Gazing over the Black Hills of South Dakota are the faces of four American presidents, sculpted in stone on the face of Mount Rushmore.
George Washington, Thomas Jefferson, Theodore Roosevelt and Abraham Lincoln. Each made significant contributions to the United States, helping shape the nation from its founding, growth, development and preservation.
These four presidents may be long gone, but they’re immortalized here at Mount Rushmore. Generations later, people are still inspired to visit what not only is an incredible piece of art, but a monument to liberty, a “Shrine of Democracy” and a reminder of the great things that can be accomplished from dreaming big.
History of Mount Rushmore National Memorial
The idea to carve a mountain in the Black Hills was put forth by Doane Robinson, a state historian of South Dakota who was hoping to increase tourism to the area.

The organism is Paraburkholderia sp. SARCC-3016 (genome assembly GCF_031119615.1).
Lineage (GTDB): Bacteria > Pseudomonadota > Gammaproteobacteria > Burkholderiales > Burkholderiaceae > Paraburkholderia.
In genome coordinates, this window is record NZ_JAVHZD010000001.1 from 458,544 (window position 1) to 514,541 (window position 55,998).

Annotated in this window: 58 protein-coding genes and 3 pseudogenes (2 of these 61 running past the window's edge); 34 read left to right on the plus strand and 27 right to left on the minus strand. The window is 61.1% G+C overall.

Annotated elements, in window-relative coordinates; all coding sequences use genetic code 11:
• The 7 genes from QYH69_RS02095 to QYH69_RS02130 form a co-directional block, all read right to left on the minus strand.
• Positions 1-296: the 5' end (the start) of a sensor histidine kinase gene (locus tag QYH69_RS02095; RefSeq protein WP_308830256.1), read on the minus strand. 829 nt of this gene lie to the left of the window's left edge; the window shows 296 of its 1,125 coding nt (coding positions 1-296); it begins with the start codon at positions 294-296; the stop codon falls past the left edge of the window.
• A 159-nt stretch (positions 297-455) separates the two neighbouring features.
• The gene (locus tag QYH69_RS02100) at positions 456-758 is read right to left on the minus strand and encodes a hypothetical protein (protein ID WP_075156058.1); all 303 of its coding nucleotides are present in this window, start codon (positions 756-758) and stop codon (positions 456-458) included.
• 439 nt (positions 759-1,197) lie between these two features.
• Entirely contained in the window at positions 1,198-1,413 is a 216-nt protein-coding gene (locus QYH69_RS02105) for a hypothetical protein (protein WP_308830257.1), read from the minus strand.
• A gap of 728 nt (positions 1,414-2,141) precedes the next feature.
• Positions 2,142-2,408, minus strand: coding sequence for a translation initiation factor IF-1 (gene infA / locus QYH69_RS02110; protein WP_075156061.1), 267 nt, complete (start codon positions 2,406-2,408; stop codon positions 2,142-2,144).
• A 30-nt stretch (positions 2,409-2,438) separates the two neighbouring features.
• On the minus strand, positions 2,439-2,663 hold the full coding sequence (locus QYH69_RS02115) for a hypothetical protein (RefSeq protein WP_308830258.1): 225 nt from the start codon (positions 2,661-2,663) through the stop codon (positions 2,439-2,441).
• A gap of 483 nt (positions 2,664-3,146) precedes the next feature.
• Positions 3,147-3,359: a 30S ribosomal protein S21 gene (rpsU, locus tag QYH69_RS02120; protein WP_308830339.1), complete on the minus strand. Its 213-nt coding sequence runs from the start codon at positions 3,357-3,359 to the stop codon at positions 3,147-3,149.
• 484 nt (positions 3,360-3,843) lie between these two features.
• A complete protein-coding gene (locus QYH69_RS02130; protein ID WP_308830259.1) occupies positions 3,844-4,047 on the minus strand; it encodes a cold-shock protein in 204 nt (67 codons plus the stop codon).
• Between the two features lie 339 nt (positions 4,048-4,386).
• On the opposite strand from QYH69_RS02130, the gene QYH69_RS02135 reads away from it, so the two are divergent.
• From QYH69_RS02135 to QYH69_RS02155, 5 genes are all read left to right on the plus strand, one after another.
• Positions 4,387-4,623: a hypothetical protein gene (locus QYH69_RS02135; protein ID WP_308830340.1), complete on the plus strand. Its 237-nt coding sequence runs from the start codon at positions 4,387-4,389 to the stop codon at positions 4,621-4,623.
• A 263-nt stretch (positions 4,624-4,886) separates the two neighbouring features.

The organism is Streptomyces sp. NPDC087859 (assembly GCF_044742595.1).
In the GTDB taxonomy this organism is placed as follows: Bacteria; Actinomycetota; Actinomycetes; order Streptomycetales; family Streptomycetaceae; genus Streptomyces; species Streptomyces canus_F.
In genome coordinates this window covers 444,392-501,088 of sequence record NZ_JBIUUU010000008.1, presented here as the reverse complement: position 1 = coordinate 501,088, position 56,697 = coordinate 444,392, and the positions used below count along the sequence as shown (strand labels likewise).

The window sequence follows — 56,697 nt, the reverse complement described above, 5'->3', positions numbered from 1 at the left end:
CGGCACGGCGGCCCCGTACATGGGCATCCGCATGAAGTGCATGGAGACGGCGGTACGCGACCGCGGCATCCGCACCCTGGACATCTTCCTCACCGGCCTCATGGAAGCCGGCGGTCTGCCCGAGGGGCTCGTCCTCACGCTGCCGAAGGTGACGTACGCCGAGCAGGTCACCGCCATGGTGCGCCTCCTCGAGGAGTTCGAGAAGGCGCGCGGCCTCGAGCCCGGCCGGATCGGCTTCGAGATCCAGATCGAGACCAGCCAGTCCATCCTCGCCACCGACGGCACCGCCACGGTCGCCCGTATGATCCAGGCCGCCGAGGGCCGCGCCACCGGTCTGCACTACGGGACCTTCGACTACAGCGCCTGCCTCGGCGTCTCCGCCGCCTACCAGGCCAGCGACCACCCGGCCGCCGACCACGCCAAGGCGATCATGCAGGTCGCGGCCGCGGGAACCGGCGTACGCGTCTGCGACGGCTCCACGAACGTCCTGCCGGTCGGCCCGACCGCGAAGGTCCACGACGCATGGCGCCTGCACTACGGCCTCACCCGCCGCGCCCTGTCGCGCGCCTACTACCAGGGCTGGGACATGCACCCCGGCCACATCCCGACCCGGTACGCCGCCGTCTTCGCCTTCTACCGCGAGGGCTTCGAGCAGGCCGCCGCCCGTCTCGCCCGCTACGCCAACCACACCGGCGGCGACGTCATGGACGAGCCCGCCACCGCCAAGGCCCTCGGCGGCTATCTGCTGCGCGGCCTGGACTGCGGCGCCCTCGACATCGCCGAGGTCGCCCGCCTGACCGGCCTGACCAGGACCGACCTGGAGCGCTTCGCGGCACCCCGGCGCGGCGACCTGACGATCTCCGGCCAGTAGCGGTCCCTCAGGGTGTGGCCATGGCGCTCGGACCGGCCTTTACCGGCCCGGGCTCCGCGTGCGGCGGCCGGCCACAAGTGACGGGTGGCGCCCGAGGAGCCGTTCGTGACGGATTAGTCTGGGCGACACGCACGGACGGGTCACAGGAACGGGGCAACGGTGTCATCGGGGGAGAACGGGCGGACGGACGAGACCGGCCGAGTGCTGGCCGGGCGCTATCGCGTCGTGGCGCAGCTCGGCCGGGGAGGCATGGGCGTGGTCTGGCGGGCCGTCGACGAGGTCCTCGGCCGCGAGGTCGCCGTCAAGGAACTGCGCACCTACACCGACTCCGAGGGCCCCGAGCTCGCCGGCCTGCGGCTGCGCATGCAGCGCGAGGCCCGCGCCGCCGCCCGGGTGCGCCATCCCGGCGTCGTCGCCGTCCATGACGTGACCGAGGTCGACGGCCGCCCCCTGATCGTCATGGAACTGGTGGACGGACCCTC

Robinson contacted sculptor Gutzon Borglum, and after a few meetings the concept and location for the project was chosen. Mount Rushmore would be carved with the faces of four American presidents, selected by Borglum himself.
Work on the Mount Rushmore National Memorial began in 1927, but not without opposition from many groups, including environmentalists and Native Americans.
Gutzon Borglum led the project until his death in March 1941. His son Lincoln took over construction, seeing Mount Rushmore National Memorial to completion in October 1941.
Mount Rushmore has gone on to become an iconic symbol of the United States, being listed on the National Register of Historic Places and attracting nearly 3 million visitors each year.
Why These Presidents on Mount Rushmore?
After arriving at the monument, one of the first things I wondered was why were these presidents chosen for Mount Rushmore? (Okay, that’s actually the second thing I wondered- the first was who are the two presidents in the middle?)
Here are a few of the reasons why they were chosen, moving from left to right on the monument.